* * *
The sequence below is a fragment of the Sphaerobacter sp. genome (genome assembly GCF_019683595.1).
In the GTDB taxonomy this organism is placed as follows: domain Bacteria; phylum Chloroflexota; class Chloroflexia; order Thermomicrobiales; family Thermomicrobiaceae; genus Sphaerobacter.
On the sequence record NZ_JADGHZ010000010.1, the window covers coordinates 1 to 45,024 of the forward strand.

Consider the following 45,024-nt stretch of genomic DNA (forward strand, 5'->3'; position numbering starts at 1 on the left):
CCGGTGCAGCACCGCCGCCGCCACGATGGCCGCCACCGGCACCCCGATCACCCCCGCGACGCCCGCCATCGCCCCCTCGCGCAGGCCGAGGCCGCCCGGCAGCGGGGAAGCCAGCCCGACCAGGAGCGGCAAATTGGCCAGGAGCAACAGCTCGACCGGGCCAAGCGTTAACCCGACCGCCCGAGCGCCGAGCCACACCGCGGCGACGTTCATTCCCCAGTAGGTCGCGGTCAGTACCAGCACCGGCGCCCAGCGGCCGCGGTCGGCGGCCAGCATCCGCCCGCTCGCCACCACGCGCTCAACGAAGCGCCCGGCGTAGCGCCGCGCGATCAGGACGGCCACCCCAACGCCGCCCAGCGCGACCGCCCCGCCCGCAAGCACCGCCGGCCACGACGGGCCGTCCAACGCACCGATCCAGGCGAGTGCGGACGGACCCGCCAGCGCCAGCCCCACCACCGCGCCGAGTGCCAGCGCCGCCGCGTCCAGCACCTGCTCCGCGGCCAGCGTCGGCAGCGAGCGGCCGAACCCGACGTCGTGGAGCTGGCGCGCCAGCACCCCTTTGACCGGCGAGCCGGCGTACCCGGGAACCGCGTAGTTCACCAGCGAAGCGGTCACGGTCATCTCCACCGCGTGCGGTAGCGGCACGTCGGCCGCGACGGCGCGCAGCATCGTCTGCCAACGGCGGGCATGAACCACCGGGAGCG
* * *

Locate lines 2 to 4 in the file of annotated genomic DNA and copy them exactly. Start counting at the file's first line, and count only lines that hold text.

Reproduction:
In the GTDB taxonomy this organism is placed as follows: domain Bacteria; phylum Chloroflexota; class Chloroflexia; order Thermomicrobiales; family Thermomicrobiaceae; genus Sphaerobacter.
On the sequence record NZ_JADGHZ010000010.1, the window covers coordinates 1 to 45,024 of the forward strand.

Consider the following 45,024-nt stretch of genomic DNA (forward strand, 5'->3'; position numbering starts at 1 on the left):